Several thousand Poles gathered in front of Warsaw's Constitutional Tribunal on Saturday, waving national flags and urging the government to complete its controversial overhaul of the court system.
Since coming to power in 2015, the ruling conservative Law and Justice Party (PiS) has passed a series of sweeping judicial changes, including rules for how judges are appointed. Legislation signed into law just this week
also makes it possible for the government to penalize judges whose actions or decisions they deem harmful.
The reforms have provoked sharp criticism from the European Union, which accuses PiS of trying to erode judicial independence and the rule of law.
Read more: What are Poland's controversial judicial reforms?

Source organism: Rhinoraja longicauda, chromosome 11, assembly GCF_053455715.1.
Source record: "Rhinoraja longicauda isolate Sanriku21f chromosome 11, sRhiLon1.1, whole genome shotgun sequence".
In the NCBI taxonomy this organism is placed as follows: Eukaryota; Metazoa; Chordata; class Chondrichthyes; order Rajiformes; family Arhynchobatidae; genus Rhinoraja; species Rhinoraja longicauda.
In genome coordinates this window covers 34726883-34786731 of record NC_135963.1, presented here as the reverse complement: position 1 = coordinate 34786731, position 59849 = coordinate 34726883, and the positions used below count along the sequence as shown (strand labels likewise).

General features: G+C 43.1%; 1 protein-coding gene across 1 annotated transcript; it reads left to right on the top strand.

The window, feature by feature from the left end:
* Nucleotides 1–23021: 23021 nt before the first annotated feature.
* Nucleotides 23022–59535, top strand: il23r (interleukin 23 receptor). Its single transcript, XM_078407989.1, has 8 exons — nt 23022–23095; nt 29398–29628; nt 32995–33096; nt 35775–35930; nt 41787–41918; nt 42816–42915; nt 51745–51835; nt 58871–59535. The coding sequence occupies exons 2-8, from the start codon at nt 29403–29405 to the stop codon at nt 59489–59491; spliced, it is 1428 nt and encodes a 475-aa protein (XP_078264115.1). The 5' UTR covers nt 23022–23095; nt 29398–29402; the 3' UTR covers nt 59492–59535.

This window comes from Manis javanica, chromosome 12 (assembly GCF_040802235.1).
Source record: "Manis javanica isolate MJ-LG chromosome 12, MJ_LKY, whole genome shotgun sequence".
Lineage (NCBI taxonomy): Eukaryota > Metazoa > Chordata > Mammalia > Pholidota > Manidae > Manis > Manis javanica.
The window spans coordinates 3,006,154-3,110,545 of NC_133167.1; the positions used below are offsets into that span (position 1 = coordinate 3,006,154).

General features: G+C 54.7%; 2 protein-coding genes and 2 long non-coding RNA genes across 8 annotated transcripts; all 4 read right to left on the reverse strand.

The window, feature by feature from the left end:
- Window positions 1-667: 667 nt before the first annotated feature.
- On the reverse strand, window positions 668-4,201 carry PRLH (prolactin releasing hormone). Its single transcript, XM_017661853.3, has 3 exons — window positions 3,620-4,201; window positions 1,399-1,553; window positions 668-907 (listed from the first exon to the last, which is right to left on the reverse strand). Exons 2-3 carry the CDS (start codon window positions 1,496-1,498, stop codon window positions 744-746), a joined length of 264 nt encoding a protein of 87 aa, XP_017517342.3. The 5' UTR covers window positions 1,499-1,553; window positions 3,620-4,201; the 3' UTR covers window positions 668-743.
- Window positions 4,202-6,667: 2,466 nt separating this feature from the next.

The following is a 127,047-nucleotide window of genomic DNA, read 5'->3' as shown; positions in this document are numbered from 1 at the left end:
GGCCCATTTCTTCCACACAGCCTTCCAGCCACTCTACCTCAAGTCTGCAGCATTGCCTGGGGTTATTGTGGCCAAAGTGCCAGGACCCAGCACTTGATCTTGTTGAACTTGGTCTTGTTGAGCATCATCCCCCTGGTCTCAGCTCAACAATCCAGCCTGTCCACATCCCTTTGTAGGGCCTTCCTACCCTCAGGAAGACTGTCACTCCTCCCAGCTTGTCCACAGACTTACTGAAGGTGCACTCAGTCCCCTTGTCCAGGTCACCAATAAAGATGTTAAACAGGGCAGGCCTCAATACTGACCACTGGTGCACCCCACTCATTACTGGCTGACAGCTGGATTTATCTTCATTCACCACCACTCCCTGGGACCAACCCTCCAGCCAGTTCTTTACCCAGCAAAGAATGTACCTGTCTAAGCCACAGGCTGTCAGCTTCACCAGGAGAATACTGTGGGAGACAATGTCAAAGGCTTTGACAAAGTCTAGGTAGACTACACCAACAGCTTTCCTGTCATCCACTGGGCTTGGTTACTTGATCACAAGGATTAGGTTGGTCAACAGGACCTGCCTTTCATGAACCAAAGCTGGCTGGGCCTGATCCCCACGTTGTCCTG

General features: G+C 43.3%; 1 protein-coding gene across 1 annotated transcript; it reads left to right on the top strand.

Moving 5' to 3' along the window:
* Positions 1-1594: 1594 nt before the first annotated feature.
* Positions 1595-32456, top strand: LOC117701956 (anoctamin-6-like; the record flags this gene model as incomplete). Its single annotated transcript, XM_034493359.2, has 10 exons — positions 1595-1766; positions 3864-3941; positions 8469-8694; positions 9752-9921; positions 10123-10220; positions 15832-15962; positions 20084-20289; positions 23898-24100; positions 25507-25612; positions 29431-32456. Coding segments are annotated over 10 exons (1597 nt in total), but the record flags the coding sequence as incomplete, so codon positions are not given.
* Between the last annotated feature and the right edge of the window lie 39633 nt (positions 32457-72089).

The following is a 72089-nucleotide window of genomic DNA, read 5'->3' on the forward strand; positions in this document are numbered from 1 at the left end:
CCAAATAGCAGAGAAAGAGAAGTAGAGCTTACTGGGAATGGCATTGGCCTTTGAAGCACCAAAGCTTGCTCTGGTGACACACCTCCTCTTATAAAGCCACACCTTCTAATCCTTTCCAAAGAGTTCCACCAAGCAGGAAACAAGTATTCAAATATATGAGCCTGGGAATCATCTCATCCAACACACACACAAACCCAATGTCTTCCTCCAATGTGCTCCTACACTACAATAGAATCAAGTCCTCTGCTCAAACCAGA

"Let us support the government, so that the justice reform is completed," protest organizer Adam Borowski told the crowd at Saturday's march, adding that the EU "has no right to interfere."
"EU officials are abusing the law ... Our presence here is a defense of our sovereignty," he said.
Read more: Poland's judicial reforms put EU membership at risk, warns top court
PiS has described its overhaul as necessary to get rid of corrupt elements in the judicial system, but party critics say the reforms are just an attempt to muzzle judges.
The EU's top rule of law official, Vera Jourova, told German news magazine Der Spiegel on Saturday that the changes implemented thus far had been destructive. She also said the recently adopted bill on penalizing judges was "no longer a targeted intervention against a few black sheep," but rather a "bombardment."
PiS leader Jaroslaw Kaczynski defended his party's agenda, saying in a letter that PiS had a "strong mandate to act'' after winning elections in 2015 and 2019.
"There cannot be talk of a just Poland without a proper functioning of the justice system,'' Kaczynski said. "We will continue to reform the judicial system because that is what the republic needs."
nm/jlw (AP, dpa)
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